2  1  2  3  4  ILOT  ✓  ✓  ✓  ✓  
3  1  2  3  4  ILOJ  ✓  ✓  ✓  ✓  
4  1  2  3  4  ILOS  ✗  ✓  ✓  ✓  
5  1  2  4  3  ILZO  ✓  ✓  ✓  ✓  
6  1  2  3  4  ILZT  ✓  ✓  ✓  ✓  
7  1  2  3  4  ILZJ  ✓  ✓  ✓  ✓  
8  1  2  3  4  ILZS  ✓  ✓  ✓  ✓  
9  1  2  4  3  ILTO  ✓  ✓  ✓  ✓  
10  1  2  4  3  ILTZ  ✓  ✓  ✓  ✓  
11  1  2  3  4  ILTJ  ✓  ✓  ✓  ✓  
12  1  2  3  4  ILTS  ✓  ✓  ✓  ✓  
13  1  2  4  3  ILJO  ✗  ✓  ✗  ✓  
14  1  2  4  3  ILJZ  ✗  ✓  ✗  ✗  
15  1  2  4  3  ILJT  ✓  ✓  ✓  ✓  
16  1  2  3  4  ILJS  ✗  ✗  ✗  ✗  
17  1  2  4  3  ILSO  ✗  ✓  ✗  ✗  
18  1  2  4  3  ILSZ  ✗  ✓  ✓  ✓  
19  1  2  4  3  ILST  ✓  ✓  ✓  ✓  
20  1  2  4  3  ILSJ  ✓  ✓  ✓  ✓  
...  
837  4  3  2  1  SJTI  ✓  ✓  ✓  ✓  
838  4  3  2  1  SJTL  ✓  ✓  ✗  ✓  
839  4  3  2  1  SJTO  ✓  ✓  ✗  ✓  
840  4  3  2  1  SJTZ  ✓  ✓  ✗  ✓  
S  514  711  514  711 
Note: This section was cut short to reduce load time for this page. See the PC Opener Success Rates article for the whole table.
[edit] All solutions
In this section we only consider the following two setups (and not their mirrored variants):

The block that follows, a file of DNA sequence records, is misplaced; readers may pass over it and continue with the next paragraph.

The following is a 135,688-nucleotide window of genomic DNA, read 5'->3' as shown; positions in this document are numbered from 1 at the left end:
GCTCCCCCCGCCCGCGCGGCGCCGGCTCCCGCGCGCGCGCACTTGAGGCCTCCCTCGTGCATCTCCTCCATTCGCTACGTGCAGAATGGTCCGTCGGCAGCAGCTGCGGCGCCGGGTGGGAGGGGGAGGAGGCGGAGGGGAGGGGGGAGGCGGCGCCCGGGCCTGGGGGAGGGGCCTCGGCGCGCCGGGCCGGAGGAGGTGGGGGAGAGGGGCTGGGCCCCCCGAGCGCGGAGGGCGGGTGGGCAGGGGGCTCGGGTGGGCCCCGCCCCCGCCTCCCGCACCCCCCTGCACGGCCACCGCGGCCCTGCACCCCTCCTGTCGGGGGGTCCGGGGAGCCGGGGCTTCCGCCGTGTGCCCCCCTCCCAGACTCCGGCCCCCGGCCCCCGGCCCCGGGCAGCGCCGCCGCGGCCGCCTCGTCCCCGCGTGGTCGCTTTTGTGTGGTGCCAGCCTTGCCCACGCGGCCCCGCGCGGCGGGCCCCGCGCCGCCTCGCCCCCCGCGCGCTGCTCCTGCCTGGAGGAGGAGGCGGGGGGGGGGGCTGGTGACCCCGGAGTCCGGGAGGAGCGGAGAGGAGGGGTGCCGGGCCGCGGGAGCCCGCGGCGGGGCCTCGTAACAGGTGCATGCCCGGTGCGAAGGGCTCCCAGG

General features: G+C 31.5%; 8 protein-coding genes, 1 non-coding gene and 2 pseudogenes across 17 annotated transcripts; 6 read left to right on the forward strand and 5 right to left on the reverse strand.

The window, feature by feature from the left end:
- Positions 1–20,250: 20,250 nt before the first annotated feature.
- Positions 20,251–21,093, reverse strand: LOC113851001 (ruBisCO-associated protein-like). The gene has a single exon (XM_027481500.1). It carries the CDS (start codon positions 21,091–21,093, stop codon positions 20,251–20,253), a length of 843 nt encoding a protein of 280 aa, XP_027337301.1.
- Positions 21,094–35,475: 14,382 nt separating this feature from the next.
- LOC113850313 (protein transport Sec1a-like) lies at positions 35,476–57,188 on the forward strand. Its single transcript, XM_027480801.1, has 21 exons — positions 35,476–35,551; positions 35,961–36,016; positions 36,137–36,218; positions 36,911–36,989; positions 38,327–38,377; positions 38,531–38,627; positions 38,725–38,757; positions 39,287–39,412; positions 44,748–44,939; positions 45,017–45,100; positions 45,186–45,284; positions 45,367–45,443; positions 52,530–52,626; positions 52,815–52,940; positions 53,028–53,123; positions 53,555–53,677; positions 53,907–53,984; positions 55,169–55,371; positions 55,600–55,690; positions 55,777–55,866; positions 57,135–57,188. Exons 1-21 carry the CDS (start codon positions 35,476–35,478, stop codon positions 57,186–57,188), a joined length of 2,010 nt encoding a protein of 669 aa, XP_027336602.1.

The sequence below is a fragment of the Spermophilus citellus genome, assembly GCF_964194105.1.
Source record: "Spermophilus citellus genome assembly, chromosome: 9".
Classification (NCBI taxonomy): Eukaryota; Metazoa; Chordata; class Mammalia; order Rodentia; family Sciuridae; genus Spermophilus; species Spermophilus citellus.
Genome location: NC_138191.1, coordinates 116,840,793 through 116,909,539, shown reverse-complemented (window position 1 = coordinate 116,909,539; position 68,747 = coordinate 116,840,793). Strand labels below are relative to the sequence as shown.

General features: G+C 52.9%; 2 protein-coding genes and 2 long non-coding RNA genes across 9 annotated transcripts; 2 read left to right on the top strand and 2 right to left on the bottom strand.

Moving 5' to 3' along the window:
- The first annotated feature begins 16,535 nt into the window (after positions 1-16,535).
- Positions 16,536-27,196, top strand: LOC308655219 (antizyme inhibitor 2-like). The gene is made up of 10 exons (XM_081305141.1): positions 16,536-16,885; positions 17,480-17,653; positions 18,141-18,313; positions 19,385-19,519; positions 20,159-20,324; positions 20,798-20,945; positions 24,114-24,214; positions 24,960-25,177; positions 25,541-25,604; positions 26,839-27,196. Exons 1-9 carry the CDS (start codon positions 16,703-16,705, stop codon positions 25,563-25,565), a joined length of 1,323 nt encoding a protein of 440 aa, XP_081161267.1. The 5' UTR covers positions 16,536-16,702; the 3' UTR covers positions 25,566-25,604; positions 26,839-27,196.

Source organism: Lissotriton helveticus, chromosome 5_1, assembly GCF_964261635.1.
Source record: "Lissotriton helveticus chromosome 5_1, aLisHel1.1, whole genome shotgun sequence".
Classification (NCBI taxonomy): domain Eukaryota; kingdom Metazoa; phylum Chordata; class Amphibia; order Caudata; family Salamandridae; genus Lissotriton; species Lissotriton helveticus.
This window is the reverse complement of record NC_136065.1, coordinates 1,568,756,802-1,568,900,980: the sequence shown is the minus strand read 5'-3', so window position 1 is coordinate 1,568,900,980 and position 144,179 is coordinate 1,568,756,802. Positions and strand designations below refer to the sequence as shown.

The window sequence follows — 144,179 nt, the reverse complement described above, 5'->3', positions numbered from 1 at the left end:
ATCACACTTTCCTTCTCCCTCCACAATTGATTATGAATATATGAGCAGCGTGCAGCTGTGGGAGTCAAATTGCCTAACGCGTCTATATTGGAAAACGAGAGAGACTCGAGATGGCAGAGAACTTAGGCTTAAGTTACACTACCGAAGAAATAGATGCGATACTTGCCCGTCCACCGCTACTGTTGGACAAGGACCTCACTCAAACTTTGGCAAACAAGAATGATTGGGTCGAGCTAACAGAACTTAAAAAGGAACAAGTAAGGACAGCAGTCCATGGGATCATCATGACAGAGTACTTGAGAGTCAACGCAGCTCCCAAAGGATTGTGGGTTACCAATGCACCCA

The following table shows all different ways of how to achieve a Perfect Clear in the second setup, arranged by the involved pieces and pretty much sorted by how likely it is to attain a Perfect Clear with these pieces. The left side shows all exclusive ways that work for the first setup (whereas the vertical I placement on the left side completes the setup). Below each picture, you can find all orders in which the pieces can be placed to reach this solution (often only possible with softdrop). If a solution uses an I placement, then there's also always a way to place the I piece first. This means the I piece from first bag can be placed before any piece of the second bag in this case. That's why the placement orders in which the I piece is placed first are highlighted (bold font). The black numbers to the right tell you how many highlighted piece orders work for those piece combinations. The left numbers tell the same thing for solutions that work exclusively for the first setup. There are 6 possible orders (in which the other 3 pieces can be placed) when the I piece is placed first. So, the closer these numbers are to 6, the better the chances to reach a Perfect Clear with this piece combination. The grey numbers in the bottom rows do the same for setups that don't involve an I piece (this means the first I piece must stay on hold the whole time). Here, we have 24 different possible orders in which the 4 pieces can be placed.